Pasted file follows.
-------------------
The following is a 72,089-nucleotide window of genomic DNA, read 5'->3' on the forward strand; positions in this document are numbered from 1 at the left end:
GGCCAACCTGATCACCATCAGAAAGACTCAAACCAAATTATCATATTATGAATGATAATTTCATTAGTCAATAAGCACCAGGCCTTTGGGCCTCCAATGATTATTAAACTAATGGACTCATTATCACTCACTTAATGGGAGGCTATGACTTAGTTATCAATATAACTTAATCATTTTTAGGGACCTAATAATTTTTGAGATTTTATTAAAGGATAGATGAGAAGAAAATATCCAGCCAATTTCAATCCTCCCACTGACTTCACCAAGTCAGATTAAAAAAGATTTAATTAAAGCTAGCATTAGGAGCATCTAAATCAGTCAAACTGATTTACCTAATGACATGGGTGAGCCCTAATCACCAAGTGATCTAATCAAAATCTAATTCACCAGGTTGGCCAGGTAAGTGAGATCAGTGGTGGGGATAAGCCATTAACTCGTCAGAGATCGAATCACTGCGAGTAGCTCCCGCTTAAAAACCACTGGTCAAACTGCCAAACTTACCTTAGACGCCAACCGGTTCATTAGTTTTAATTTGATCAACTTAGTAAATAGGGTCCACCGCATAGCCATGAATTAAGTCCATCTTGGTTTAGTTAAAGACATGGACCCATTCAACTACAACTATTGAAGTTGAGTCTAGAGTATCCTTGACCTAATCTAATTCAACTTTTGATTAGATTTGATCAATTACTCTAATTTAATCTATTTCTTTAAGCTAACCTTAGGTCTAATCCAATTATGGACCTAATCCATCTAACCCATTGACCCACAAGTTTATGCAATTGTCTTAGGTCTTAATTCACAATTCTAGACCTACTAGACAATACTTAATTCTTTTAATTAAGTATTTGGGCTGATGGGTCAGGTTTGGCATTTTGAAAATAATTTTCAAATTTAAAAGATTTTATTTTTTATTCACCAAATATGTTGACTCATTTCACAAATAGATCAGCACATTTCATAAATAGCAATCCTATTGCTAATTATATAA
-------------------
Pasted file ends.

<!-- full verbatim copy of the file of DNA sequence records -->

The following is a 72,089-nucleotide window of genomic DNA, read 5'->3' on the forward strand; positions in this document are numbered from 1 at the left end:
GGCCAACCTGATCACCATCAGAAAGACTCAAACCAAATTATCATATTATGAATGATAATTTCATTAGTCAATAAGCACCAGGCCTTTGGGCCTCCAATGATTATTAAACTAATGGACTCATTATCACTCACTTAATGGGAGGCTATGACTTAGTTATCAATATAACTTAATCATTTTTAGGGACCTAATAATTTTTGAGATTTTATTAAAGGATAGATGAGAAGAAAATATCCAGCCAATTTCAATCCTCCCACTGACTTCACCAAGTCAGATTAAAAAAGATTTAATTAAAGCTAGCATTAGGAGCATCTAAATCAGTCAAACTGATTTACCTAATGACATGGGTGAGCCCTAATCACCAAGTGATCTAATCAAAATCTAATTCACCAGGTTGGCCAGGTAAGTGAGATCAGTGGTGGGGATAAGCCATTAACTCGTCAGAGATCGAATCACTGCGAGTAGCTCCCGCTTAAAAACCACTGGTCAAACTGCCAAACTTACCTTAGACGCCAACCGGTTCATTAGTTTTAATTTGATCAACTTAGTAAATAGGGTCCACCGCATAGCCATGAATTAAGTCCATCTTGGTTTAGTTAAAGACATGGACCCATTCAACTACAACTATTGAAGTTGAGTCTAGAGTATCCTTGACCTAATCTAATTCAACTTTTGATTAGATTTGATCAATTACTCTAATTTAATCTATTTCTTTAAGCTAACCTTAGGTCTAATCCAATTATGGACCTAATCCATCTAACCCATTGACCCACAAGTTTATGCAATTGTCTTAGGTCTTAATTCACAATTCTAGACCTACTAGACAATACTTAATTCTTTTAATTAAGTATTTGGGCTGATGGGTCAGGTTTGGCATTTTGAAAATAATTTTCAAATTTAAAAGATTTTATTTTTTATTCACCAAATATGTTGACTCATTTCACAAATAGATCAGCACATTTCATAAATAGCAATCCTATTGCTAATTATATAA